Benedict XVI Institute for Sacred Music and Divine Worship

Benedict XVI Institute for Sacred Music and Divine Worship


Prayer to Saint Joseph for Christmas: “Saint Joseph, You were a good father to the Infant Jesus and a good husband to The Blessed Mother. You stand guard over the Church.Please be a good father to Eric... It must have been over flowing joy you felt when you first saw The Divine Child. He was a Good Son to you. St Joseph, please take Eric under your Spiritual Care. Please pray for Eric's conversion and salvation. Please pray for his well being... Eric needs Jesus. Please help him to see his needs for Jesus. Please lead and guide Eric to see Jesus Christ. Pray that he will have Eyes to See and Ears to Hear Jesus Christ. St Joseph, you loved and cared for your family, please love and care about Eric's family. Please pray for the grace of household salvation for them all. May they all be one in Jesus Christ. May they live in peace and hope and harmony. St Joseph, please bless this their Christmas Season. May they know the joy of Christmas and feel the peace of Christ. Jesus, Mary, St Joseph, bless Eric ...Jesus, Mary , St Joseph, help Eric...Jesus, Mary, St Joseph, save Eric in the name of Jesus Christ...Amen ”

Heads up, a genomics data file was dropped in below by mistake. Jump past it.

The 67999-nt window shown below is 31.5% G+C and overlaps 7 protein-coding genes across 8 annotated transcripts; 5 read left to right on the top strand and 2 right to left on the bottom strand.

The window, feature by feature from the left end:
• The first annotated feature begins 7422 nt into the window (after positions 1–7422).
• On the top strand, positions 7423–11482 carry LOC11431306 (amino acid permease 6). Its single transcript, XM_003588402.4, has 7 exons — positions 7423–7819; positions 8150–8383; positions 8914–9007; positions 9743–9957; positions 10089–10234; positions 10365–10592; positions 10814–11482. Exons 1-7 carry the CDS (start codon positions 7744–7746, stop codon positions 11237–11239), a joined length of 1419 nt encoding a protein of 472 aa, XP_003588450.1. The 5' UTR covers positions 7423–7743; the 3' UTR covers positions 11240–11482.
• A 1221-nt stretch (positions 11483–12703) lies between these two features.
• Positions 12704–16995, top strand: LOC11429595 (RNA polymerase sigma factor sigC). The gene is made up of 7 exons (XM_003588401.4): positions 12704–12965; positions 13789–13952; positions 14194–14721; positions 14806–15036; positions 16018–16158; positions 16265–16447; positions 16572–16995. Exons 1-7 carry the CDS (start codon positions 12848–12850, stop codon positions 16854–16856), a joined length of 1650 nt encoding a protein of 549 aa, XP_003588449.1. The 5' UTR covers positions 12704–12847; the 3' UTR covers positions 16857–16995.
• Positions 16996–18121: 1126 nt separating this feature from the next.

ROMAN CATHOLIC DIOCESE OF BROOKLYN V. CUOMO (20A87) In a 5-4 ruling, Supreme Court of the United States of America sides with the Roman Catholic Diocese of Brooklyn and Agudath Israel of America and affiliated Orthodox Jewish congregations in a dispute over Covid-19 restrictions in New York. We give Thanks to God!
ALL SAINTS DAY NOVEMBER 1 AT 4:00 PM PT DON'T MISS THE LIVE-STREAMED RECORDING OF DURUFLÉ'S REQUIEM In honor of our beloved dead and, this year, especially in remembrance of all those who have died in the pandemic, the powerful Requiem by Maurice Duruflé will be performed in its organ and choir version by the St. Mary’s Cathedral Choir, with members of Pacific Edge Voices and The Benedict Sixteen and Friends. Under the direction of Ash Walker and with Christoph Tietze at the organ, the 27 singers will perform in a grand circle along the inside perimeter of the cathedral, with the distance from singer to singer being 20 feet and the distance across being 200 feet. This surround-sound experience will be spectacular and is not to be missed! Download a PDF program here: